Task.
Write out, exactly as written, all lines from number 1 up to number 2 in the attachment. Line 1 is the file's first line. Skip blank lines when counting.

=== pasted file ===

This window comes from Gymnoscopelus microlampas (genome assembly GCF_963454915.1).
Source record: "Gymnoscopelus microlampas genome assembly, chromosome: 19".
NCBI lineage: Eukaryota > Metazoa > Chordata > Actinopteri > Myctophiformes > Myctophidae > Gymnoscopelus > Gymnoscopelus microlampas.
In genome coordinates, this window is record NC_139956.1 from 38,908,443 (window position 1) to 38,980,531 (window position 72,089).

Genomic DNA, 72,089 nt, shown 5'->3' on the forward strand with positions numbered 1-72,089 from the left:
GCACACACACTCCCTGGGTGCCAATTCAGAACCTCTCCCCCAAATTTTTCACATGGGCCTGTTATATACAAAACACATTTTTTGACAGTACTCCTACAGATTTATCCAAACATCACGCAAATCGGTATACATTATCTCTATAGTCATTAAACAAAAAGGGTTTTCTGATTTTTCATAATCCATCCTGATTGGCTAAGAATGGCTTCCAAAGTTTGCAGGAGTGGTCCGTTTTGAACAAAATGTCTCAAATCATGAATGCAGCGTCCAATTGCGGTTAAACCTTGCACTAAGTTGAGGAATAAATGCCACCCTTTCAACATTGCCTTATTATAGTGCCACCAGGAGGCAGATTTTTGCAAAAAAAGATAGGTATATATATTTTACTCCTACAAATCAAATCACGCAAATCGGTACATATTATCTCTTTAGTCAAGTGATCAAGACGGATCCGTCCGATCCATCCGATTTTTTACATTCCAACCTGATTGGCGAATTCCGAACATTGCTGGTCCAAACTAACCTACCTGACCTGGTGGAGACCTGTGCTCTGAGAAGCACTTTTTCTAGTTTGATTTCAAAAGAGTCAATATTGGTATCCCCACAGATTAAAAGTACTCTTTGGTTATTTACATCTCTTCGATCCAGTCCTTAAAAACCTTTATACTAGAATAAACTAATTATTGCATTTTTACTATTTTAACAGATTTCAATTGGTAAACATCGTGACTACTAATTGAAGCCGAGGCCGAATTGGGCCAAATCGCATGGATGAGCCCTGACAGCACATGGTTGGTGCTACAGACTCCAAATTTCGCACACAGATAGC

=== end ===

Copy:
This window comes from Gymnoscopelus microlampas (genome assembly GCF_963454915.1).
Source record: "Gymnoscopelus microlampas genome assembly, chromosome: 19".